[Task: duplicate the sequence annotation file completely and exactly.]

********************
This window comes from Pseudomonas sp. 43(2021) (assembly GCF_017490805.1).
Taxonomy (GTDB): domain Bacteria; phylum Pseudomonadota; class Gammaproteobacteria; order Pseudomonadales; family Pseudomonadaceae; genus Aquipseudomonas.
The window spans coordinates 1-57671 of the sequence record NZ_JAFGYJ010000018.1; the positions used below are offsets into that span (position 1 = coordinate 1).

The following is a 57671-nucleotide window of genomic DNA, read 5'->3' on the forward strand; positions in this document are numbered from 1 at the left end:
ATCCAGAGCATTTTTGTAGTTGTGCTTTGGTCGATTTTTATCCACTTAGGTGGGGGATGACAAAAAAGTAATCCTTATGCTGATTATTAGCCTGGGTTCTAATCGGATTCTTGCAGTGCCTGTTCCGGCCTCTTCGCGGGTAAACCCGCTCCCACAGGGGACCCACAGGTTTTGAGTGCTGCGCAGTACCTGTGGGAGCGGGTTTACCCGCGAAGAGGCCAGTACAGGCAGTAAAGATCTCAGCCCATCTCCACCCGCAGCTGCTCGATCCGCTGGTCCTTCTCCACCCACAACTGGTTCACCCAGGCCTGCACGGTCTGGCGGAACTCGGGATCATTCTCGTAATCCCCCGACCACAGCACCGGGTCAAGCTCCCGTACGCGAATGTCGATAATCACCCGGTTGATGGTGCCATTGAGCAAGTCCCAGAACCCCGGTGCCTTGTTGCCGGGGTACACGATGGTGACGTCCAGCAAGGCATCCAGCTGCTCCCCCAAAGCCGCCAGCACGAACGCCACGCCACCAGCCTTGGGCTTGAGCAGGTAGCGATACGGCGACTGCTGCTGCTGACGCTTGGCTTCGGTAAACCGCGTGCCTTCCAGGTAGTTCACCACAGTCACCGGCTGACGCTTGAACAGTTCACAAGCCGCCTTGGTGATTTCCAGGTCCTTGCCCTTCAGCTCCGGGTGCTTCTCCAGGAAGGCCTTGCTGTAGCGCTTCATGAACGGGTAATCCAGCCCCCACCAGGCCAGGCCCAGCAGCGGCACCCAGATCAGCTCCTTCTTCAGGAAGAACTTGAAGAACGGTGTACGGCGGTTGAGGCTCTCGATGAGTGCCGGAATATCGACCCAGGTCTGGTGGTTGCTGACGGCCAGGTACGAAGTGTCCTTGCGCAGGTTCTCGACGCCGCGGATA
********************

This window comes from Pseudomonas sp. 43(2021) (assembly GCF_017490805.1).
Taxonomy (GTDB): domain Bacteria; phylum Pseudomonadota; class Gammaproteobacteria; order Pseudomonadales; family Pseudomonadaceae; genus Aquipseudomonas.
The window spans coordinates 1-57671 of the sequence record NZ_JAFGYJ010000018.1; the positions used below are offsets into that span (position 1 = coordinate 1).

The following is a 57671-nucleotide window of genomic DNA, read 5'->3' on the forward strand; positions in this document are numbered from 1 at the left end:
ATCCAGAGCATTTTTGTAGTTGTGCTTTGGTCGATTTTTATCCACTTAGGTGGGGGATGACAAAAAAGTAATCCTTATGCTGATTATTAGCCTGGGTTCTAATCGGATTCTTGCAGTGCCTGTTCCGGCCTCTTCGCGGGTAAACCCGCTCCCACAGGGGACCCACAGGTTTTGAGTGCTGCGCAGTACCTGTGGGAGCGGGTTTACCCGCGAAGAGGCCAGTACAGGCAGTAAAGATCTCAGCCCATCTCCACCCGCAGCTGCTCGATCCGCTGGTCCTTCTCCACCCACAACTGGTTCACCCAGGCCTGCACGGTCTGGCGGAACTCGGGATCATTCTCGTAATCCCCCGACCACAGCACCGGGTCAAGCTCCCGTACGCGAATGTCGATAATCACCCGGTTGATGGTGCCATTGAGCAAGTCCCAGAACCCCGGTGCCTTGTTGCCGGGGTACACGATGGTGACGTCCAGCAAGGCATCCAGCTGCTCCCCCAAAGCCGCCAGCACGAACGCCACGCCACCAGCCTTGGGCTTGAGCAGGTAGCGATACGGCGACTGCTGCTGCTGACGCTTGGCTTCGGTAAACCGCGTGCCTTCCAGGTAGTTCACCACAGTCACCGGCTGACGCTTGAACAGTTCACAAGCCGCCTTGGTGATTTCCAGGTCCTTGCCCTTCAGCTCCGGGTGCTTCTCCAGGAAGGCCTTGCTGTAGCGCTTCATGAACGGGTAATCCAGCCCCCACCAGGCCAGGCCCAGCAGCGGCACCCAGATCAGCTCCTTCTTCAGGAAGAACTTGAAGAACGGTGTACGGCGGTTGAGGCTCTCGATGAGTGCCGGAATATCGACCCAGGTCTGGTGGTTGCTGACGGCCAGGTACGAAGTGTCCTTGCGCAGGTTCTCGACGCCGCGGATA